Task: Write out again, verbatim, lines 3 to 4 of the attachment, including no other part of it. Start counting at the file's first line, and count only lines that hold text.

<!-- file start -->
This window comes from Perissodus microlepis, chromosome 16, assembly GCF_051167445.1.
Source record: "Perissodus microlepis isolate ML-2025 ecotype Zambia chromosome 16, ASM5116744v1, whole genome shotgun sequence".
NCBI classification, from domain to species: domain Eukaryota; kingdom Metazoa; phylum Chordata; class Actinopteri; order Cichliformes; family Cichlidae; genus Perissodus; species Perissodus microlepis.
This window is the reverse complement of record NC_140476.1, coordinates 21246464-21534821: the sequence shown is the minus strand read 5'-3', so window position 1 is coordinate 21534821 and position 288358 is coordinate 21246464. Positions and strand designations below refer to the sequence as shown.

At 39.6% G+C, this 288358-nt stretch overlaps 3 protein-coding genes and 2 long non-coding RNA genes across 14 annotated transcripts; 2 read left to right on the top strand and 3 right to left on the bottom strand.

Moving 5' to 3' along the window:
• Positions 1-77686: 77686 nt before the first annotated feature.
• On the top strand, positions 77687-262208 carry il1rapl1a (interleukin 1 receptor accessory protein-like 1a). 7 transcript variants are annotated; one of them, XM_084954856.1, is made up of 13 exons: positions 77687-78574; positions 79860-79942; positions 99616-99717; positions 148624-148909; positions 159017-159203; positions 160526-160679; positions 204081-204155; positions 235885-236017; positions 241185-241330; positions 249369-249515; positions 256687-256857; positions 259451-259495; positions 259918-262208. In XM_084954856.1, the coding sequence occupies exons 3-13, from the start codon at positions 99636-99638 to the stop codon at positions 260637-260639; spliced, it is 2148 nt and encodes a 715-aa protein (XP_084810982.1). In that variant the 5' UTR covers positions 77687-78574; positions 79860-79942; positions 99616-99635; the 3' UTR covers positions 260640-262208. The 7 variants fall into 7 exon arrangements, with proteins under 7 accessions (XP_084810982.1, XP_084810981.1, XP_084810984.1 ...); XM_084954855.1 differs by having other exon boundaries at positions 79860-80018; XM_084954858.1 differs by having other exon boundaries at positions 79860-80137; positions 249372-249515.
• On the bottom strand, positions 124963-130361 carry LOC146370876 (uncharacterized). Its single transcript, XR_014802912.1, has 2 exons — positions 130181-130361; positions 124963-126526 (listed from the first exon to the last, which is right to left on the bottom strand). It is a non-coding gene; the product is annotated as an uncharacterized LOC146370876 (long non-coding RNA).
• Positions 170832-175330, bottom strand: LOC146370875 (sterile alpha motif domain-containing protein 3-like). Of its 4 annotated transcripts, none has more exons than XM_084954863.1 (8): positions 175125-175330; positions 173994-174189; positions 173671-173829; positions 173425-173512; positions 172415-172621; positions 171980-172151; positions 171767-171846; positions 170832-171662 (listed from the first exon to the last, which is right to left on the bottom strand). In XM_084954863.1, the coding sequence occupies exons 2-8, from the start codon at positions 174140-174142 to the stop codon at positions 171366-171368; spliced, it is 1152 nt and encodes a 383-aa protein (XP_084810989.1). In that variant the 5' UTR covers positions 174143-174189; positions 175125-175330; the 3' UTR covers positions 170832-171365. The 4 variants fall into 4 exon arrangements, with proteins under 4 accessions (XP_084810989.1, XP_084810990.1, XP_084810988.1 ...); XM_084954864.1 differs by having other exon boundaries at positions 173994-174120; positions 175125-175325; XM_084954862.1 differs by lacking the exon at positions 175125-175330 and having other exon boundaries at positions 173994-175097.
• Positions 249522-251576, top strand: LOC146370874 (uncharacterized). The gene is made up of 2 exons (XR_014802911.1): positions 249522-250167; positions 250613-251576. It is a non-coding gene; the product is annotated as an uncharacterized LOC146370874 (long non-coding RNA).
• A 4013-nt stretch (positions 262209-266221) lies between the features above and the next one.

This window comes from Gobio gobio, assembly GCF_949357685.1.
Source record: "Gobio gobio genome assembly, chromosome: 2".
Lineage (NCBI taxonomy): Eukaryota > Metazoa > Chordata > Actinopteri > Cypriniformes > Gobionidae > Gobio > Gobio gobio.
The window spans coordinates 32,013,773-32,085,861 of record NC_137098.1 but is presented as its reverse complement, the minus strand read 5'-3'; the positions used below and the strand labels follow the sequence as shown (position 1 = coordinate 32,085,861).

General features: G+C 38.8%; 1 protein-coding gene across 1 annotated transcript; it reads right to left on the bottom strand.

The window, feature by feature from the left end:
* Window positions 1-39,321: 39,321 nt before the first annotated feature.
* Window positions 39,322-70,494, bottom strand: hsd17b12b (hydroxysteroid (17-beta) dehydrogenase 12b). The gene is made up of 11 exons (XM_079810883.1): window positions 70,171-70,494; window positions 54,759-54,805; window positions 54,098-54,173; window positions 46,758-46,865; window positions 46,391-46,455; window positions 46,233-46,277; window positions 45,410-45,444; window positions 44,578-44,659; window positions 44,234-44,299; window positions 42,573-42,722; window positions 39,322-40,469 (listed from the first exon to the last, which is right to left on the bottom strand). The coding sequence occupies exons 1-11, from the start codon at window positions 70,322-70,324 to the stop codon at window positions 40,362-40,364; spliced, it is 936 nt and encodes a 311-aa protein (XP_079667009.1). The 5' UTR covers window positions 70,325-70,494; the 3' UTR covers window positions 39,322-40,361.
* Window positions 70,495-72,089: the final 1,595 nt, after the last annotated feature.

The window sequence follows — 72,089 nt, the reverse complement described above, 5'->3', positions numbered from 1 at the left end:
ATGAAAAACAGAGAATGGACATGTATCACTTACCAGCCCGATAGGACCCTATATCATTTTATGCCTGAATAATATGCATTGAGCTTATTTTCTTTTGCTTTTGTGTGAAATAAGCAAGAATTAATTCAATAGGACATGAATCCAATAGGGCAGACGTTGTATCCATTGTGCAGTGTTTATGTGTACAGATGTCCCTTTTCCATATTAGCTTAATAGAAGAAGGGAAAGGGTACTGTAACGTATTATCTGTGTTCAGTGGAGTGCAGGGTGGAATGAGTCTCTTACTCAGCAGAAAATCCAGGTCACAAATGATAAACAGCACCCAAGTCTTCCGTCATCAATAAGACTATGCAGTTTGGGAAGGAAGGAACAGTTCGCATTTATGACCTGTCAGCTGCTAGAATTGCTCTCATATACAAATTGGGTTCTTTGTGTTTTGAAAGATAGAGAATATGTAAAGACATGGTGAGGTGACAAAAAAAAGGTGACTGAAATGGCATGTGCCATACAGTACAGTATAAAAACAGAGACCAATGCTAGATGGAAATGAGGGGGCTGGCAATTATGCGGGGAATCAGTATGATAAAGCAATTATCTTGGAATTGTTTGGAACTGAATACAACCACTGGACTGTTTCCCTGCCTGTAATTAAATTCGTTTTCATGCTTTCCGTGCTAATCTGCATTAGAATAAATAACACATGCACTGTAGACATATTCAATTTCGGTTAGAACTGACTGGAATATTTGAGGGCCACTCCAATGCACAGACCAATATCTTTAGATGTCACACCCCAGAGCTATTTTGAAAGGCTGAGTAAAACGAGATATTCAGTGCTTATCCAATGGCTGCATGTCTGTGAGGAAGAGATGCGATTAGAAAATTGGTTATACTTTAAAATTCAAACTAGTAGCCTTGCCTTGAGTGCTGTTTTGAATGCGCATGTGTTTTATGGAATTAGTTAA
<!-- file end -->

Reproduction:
NCBI classification, from domain to species: domain Eukaryota; kingdom Metazoa; phylum Chordata; class Actinopteri; order Cichliformes; family Cichlidae; genus Perissodus; species Perissodus microlepis.
This window is the reverse complement of record NC_140476.1, coordinates 21246464-21534821: the sequence shown is the minus strand read 5'-3', so window position 1 is coordinate 21534821 and position 288358 is coordinate 21246464. Positions and strand designations below refer to the sequence as shown.